Cut to 2011 – when I got married and discovered that my wife is a ‘Linux-only’ person. When I gifted her a laptop for the first time – it came pre-loaded with Ubuntu (an extremely popular Linux distro) – I offered to clean-install Windows. To my utter surprise, she refused. That’s when I realized that she’s totally into Linux and calls out Windows for all its inconsistencies. I’ve never looked back since.


For starters, Linuxfx is distro (short for ‘distribution’ a.k.a. flavour) of Linux aimed at all those who want to test the waters with Linux. This distro makes the Windows users feel at home with the oh-so-familiar look and feel (almost) of Windows 8 or 10. The developers have gone to great lengths to provide first-time users, a near-Windows experience. One look at the screens (I’ve posted them too) and you’ll be amazed at how much the developers are bending it like Beckham – just to make you comfortable and your experience, a memorable one.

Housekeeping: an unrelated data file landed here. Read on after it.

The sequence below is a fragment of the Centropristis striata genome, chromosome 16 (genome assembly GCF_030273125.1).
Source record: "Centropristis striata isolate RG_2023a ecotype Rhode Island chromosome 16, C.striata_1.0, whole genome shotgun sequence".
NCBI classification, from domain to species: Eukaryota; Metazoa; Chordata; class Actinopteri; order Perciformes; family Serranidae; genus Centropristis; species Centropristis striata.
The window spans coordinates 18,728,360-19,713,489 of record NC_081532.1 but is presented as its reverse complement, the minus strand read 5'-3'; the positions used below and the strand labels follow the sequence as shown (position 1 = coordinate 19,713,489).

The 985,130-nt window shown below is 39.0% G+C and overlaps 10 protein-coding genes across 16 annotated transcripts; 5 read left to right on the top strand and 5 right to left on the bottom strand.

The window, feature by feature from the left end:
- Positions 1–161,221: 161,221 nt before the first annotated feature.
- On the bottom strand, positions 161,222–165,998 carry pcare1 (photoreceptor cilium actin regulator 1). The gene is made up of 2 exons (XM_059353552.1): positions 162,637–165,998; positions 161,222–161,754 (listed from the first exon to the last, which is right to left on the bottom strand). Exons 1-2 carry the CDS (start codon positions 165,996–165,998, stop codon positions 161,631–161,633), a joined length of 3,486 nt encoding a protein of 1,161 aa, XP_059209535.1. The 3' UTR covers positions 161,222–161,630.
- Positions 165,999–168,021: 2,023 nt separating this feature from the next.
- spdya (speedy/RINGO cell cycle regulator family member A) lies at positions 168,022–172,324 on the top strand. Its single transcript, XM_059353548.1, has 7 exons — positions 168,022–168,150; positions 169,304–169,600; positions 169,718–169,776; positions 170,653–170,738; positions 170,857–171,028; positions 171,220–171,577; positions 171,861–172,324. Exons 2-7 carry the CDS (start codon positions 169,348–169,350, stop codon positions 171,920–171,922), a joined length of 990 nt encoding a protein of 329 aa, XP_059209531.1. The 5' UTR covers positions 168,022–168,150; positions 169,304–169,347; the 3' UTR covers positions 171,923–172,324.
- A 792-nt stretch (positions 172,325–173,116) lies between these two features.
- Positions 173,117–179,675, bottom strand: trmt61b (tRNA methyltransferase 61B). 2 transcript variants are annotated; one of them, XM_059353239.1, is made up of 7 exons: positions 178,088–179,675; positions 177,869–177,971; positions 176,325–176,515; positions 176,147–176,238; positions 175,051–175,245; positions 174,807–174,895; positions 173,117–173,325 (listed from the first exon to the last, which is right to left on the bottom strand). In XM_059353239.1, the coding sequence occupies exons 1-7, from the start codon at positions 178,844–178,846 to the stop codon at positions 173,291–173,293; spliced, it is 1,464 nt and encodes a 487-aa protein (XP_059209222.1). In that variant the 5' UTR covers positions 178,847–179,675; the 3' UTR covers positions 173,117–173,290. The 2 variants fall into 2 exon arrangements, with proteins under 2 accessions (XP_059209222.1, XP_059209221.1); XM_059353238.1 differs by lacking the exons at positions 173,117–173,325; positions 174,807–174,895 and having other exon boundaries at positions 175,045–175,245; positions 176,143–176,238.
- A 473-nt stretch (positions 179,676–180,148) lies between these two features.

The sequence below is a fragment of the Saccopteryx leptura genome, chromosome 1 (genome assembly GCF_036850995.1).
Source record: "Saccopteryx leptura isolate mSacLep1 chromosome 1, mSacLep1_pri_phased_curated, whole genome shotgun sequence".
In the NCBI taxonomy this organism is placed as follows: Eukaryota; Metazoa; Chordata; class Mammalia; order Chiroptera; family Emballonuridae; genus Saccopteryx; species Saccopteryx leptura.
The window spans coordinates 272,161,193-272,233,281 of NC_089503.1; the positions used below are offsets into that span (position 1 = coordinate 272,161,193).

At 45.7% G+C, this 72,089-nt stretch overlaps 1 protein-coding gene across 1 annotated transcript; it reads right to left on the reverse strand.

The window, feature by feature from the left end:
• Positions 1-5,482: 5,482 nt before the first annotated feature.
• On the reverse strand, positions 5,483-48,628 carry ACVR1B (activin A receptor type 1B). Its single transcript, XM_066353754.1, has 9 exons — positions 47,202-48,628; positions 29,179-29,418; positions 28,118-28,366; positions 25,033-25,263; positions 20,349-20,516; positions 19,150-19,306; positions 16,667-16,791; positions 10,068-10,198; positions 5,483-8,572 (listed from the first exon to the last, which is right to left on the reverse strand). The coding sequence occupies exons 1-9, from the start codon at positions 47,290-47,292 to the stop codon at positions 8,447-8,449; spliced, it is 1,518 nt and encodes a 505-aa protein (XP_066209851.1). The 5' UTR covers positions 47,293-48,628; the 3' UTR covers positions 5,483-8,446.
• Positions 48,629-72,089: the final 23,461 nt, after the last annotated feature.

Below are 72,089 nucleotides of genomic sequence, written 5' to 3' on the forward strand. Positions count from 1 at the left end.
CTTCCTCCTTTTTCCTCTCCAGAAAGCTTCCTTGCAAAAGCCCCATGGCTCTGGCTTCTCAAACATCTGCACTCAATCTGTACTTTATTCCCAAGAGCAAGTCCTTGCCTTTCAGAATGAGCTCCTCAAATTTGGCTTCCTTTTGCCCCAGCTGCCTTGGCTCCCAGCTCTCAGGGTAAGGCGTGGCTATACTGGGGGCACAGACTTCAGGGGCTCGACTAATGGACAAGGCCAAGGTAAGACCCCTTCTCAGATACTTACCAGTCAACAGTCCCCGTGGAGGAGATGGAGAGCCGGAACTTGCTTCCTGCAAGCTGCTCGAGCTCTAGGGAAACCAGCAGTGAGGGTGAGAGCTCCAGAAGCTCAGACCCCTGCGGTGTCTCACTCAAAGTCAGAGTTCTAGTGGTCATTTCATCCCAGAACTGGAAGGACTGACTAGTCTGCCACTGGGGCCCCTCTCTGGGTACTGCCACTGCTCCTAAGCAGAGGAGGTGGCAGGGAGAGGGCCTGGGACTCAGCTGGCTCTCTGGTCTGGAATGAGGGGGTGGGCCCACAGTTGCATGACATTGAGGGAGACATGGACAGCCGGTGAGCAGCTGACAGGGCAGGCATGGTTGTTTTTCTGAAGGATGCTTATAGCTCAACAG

Linuxfx Desktop

They’ve retained the Windows desktop screen. This isn’t where the similarities begin, though. It starts at the welcome/login screen (where you need to login to your account).

Login/Lock screen
Login/Lock screen

Just imagine seeing this screen when Linuxfx boots up. Nothing new to a seasoned Windows user. Right? Right!!!

Here are a few other examples to drive my point home.

Now, the journey was not so smooth – I’ll be honest. Firstly, I learnt I need to use ETCHER to create the boot disk. Now that never worked for me. I learnt that RUFUS (what I always use) would not work. On the contrary – it did – a tweak was in order. I had to change the boot type from UEFI (used to boot Windows 8 onwards) to Legacy (for Windows 7 or older). Once that stage crossed, the rest of the installation was a walk in the park.